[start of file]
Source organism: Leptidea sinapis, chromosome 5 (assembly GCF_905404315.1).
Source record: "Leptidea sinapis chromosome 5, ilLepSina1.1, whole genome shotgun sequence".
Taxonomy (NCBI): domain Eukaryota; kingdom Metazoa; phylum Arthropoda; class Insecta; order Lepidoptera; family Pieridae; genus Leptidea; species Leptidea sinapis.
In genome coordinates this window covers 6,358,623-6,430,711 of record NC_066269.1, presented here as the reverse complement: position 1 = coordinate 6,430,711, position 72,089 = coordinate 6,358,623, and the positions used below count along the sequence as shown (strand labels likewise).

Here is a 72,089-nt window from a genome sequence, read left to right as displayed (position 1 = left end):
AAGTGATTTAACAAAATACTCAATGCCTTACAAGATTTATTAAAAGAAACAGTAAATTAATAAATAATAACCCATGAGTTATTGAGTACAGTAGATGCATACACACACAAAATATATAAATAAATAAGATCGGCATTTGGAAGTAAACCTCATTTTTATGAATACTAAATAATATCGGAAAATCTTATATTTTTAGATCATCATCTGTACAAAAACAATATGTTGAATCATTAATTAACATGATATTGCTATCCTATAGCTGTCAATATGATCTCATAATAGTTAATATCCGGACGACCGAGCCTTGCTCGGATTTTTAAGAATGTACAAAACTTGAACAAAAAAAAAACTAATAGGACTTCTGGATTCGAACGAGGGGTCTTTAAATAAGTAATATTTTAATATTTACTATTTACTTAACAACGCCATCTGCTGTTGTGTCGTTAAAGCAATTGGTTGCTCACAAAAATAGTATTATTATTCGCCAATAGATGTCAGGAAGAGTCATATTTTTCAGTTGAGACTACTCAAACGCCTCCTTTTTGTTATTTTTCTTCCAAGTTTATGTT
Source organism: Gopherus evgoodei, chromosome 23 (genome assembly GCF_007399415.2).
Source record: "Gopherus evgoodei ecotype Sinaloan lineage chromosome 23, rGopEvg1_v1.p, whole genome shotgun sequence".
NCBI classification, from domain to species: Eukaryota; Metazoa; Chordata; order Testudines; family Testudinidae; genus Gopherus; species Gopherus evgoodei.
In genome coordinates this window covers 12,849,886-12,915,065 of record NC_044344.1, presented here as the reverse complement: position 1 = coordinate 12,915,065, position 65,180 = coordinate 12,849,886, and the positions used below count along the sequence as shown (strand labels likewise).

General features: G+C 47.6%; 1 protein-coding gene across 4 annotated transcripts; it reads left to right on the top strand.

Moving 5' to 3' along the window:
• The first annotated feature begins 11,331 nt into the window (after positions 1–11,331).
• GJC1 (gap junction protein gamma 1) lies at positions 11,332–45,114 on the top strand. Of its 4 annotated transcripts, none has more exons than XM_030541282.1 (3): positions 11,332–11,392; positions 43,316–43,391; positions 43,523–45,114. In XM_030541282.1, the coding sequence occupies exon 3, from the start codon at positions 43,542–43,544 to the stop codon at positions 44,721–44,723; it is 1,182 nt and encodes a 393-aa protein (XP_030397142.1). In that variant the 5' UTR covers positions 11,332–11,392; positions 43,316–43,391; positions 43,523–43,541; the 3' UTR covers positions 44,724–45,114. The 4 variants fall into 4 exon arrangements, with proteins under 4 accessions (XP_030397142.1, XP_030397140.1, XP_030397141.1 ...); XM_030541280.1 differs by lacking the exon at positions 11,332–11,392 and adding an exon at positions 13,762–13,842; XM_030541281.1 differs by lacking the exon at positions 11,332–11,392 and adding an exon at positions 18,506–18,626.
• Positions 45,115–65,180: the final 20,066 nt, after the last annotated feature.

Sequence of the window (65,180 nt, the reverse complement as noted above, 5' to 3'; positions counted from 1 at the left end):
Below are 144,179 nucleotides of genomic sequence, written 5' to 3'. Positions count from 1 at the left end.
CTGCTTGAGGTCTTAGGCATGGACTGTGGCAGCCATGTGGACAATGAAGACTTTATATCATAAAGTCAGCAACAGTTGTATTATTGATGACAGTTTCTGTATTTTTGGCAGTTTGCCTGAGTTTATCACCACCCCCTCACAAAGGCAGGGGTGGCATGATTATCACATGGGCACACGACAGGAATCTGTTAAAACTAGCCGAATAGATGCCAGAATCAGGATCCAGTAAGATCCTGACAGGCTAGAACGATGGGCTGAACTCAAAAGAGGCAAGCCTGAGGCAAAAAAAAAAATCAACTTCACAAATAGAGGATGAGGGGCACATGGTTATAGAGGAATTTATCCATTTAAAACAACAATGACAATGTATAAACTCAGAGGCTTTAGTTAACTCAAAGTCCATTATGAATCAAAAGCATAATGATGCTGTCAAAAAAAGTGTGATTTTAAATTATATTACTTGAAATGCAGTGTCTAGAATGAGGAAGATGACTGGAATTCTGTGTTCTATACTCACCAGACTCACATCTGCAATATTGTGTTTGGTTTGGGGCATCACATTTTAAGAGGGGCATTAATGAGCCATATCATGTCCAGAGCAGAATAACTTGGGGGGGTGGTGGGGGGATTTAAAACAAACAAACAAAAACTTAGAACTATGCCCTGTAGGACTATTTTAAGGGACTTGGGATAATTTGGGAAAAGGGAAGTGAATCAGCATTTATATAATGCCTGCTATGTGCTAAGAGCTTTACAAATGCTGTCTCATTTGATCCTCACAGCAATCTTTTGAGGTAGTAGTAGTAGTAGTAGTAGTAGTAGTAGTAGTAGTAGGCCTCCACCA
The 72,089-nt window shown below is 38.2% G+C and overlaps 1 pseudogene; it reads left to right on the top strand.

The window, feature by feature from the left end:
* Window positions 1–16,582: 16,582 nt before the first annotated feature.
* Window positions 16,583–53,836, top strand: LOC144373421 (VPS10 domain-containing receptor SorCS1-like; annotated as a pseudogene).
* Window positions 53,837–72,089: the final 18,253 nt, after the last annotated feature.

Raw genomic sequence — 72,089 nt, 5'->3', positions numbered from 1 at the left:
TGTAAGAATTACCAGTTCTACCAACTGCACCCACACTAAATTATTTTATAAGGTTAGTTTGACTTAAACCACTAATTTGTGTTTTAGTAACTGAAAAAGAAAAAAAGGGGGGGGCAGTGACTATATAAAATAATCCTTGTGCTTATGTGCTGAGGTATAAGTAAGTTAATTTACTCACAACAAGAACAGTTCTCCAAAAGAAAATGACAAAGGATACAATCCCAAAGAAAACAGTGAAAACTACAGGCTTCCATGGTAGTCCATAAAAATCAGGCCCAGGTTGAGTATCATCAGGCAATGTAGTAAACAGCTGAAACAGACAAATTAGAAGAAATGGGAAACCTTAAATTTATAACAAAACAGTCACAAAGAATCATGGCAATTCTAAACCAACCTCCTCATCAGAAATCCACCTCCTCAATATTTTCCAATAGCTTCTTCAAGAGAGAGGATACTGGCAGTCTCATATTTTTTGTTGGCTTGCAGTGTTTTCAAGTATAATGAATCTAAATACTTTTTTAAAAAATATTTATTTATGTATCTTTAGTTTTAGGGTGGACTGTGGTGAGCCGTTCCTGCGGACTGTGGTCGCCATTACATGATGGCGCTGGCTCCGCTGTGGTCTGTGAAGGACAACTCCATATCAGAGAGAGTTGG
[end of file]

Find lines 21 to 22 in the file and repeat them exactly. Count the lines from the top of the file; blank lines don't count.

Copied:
* Window positions 1–16,582: 16,582 nt before the first annotated feature.
* Window positions 16,583–53,836, top strand: LOC144373421 (VPS10 domain-containing receptor SorCS1-like; annotated as a pseudogene).